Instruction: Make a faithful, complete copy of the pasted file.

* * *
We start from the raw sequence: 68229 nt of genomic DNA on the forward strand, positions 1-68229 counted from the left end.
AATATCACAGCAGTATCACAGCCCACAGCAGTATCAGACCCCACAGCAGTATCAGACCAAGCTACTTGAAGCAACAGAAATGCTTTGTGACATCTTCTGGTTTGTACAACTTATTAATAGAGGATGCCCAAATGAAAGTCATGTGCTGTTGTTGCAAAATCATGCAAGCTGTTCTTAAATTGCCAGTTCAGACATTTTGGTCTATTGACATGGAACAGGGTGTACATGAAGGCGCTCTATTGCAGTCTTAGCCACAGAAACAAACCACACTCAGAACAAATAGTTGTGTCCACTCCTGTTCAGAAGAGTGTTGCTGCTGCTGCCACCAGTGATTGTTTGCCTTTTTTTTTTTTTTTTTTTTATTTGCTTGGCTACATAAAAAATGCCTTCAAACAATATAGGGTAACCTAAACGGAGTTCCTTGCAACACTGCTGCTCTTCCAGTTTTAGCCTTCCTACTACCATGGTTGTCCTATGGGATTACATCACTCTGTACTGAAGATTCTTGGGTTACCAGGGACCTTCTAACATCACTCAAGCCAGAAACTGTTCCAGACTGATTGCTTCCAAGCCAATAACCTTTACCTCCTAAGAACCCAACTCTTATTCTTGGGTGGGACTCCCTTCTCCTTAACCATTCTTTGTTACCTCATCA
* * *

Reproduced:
We start from the raw sequence: 68229 nt of genomic DNA on the forward strand, positions 1-68229 counted from the left end.
AATATCACAGCAGTATCACAGCCCACAGCAGTATCAGACCCCACAGCAGTATCAGACCAAGCTACTTGAAGCAACAGAAATGCTTTGTGACATCTTCTGGTTTGTACAACTTATTAATAGAGGATGCCCAAATGAAAGTCATGTGCTGTTGTTGCAAAATCATGCAAGCTGTTCTTAAATTGCCAGTTCAGACATTTTGGTCTATTGACATGGAACAGGGTGTACATGAAGGCGCTCTATTGCAGTCTTAGCCACAGAAACAAACCACACTCAGAACAAATAGTTGTGTCCACTCCTGTTCAGAAGAGTGTTGCTGCTGCTGCCACCAGTGATTGTTTGCCTTTTTTTTTTTTTTTTTTTTATTTGCTTGGCTACATAAAAAATGCCTTCAAACAATATAGGGTAACCTAAACGGAGTTCCTTGCAACACTGCTGCTCTTCCAGTTTTAGCCTTCCTACTACCATGGTTGTCCTATGGGATTACATCACTCTGTACTGAAGATTCTTGGGTTACCAGGGACCTTCTAACATCACTCAAGCCAGAAACTGTTCCAGACTGATTGCTTCCAAGCCAATAACCTTTACCTCCTAAGAACCCAACTCTTATTCTTGGGTGGGACTCCCTTCTCCTTAACCATTCTTTGTTACCTCATCA